Friday, 8 November 2013

Happy Beltane

The maypole is up and the circle is being set.
Happy Beltane to everyone.

This is the time of year when we celebrate new life. I know that the northern hemisphere is celebrating the beginning of winter with Samhain (or Halloween), but here in Australia it is the beginning of summer. We know it's Beltane because the cows and ewes (who all calved/ lambed around Ostara) are cycling again for the first time since then and will perform their mating rituals if a suitable mate is available. The hens (who began hatching eggs at Ostara) are ready to go back to the chook pen and leave their babies to fend for themselves. The rabbits (who birthed at Ostara) have weaned their young and are ready for a night on the town with any available buck and all over the country spring weddings are happening.

This year we set a pretty altar, the men crowned the women then the women crowned the men (not with blunt objects) and we danced the maypole. There are only a few of us now, and we are getting older, so we made it a stately, dignified pole dance. We then jumped the cauldron to rid ourselves of negativity for the coming year (and to prove that we still could).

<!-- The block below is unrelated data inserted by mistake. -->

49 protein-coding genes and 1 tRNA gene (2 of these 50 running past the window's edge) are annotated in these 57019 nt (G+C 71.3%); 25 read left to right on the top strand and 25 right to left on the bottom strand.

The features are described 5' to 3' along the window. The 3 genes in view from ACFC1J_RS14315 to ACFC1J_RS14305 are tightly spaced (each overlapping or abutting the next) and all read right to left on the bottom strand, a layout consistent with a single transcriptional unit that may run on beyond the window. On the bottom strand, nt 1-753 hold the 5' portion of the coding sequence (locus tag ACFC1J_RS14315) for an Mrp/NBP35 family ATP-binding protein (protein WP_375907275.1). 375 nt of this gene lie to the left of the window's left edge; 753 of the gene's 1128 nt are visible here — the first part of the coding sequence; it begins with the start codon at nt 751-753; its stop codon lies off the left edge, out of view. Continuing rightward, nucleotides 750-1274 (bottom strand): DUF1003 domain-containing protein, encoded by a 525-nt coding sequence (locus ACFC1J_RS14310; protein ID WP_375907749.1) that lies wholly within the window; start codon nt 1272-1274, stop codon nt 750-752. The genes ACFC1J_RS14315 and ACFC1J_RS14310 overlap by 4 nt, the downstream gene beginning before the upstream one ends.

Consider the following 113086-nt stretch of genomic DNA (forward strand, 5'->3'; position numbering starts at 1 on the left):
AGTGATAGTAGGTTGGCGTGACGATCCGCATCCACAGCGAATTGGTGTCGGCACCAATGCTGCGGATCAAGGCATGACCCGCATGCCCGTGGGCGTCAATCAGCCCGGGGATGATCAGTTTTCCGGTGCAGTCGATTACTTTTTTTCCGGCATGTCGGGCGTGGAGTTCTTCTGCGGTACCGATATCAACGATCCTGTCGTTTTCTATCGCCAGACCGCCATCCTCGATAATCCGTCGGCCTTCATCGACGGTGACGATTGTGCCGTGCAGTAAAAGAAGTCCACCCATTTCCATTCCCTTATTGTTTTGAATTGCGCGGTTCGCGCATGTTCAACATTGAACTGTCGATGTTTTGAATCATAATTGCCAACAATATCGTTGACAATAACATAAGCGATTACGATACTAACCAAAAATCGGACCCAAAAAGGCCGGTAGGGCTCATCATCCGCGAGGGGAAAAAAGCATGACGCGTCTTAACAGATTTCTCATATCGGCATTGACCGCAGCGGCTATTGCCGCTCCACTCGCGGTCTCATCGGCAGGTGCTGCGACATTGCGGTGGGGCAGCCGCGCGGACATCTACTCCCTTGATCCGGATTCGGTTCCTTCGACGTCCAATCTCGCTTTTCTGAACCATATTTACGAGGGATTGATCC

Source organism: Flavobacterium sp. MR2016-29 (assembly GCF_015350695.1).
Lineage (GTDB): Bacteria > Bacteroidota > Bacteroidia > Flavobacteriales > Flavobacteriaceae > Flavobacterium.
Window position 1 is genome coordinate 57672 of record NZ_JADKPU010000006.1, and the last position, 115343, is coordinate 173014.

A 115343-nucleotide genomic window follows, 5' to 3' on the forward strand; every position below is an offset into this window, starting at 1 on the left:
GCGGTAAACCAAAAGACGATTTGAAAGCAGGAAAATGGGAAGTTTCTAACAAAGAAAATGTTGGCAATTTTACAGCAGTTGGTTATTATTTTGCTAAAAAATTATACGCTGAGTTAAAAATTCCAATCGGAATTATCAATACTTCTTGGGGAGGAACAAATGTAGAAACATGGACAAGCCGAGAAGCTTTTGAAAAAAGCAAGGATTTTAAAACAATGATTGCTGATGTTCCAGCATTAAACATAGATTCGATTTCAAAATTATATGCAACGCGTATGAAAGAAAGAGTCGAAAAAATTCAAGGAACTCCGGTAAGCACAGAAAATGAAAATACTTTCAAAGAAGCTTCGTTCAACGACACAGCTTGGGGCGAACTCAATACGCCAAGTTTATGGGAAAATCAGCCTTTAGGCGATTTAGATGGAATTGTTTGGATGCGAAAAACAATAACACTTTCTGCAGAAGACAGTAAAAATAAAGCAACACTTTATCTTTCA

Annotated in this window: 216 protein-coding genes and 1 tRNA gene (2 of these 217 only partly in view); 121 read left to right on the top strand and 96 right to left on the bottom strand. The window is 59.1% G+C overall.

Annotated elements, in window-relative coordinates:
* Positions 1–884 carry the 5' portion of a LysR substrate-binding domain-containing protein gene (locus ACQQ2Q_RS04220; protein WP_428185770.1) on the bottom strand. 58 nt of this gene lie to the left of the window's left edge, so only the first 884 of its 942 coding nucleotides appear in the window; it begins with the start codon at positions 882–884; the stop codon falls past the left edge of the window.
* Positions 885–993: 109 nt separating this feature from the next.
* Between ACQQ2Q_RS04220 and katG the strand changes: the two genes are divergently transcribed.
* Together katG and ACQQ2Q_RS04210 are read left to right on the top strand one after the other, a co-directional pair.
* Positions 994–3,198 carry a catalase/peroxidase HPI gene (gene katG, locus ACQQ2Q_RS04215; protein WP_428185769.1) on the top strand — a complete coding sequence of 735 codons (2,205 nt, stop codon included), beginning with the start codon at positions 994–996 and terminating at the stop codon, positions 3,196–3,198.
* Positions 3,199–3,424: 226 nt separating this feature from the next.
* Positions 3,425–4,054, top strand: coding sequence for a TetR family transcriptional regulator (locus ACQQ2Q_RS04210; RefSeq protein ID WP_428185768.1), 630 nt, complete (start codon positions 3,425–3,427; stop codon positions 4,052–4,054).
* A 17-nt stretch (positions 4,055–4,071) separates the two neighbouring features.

Our Beltane altar with Pan and Athena as representatives of the generative forces.

Waiting to begin

As the sun sets, we thank the land for fertility.

The sabbat ritual is important as it marks the passing of the seasons in our minds and reminds us of the things which must be done to preserve our lifestyles (if we don't sow pumpkins at Ostara, we don't pick pumpkins at Samhain).
 I love my religion; it keeps me in touch with my little patch of Earth and it's a lot of fun too.


video

You can't really see it well in the video, but there was a red shadow dancing around the cauldron. Some chose to believe it was the exposure setting on the camera, I choose to believe it was an elemental spirit come to join the fun. 

Our Ostara planted sacred garden is growing well.

On a related note; I found a carpet python in my chook house, swallowing one of the broody hens (sitting on guinea fowl eggs). This is a common occurrence, we lose one or two chooks every year to the snakes (I think of it as paying the rent, after all they were here first). We moved her down to the nearest water way in the hope that she won't come back.

She is a beauty. When I picked her up I had to use both hands, she was very heavy.

2 comments:

  1. Fascinating. Thanks for sharing.
    Not sure I could handle a snake swallowing a chicken. I guess you develop the skills to handle what life throws at you.

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  2. You do indeed develop the skills to cope with life.
    I love snakes; they are so perfectly evolved to live as they do, and they come in so many pretty colours. I don't begrudge them a meal, I cry when that meal is my favourite hen or a broody on eggs (they never seem to get roosters) but I like to eat chicken too.
    Everything takes life to fuel itself and snakes are not cruel or wasteful about it so I am willing to share.

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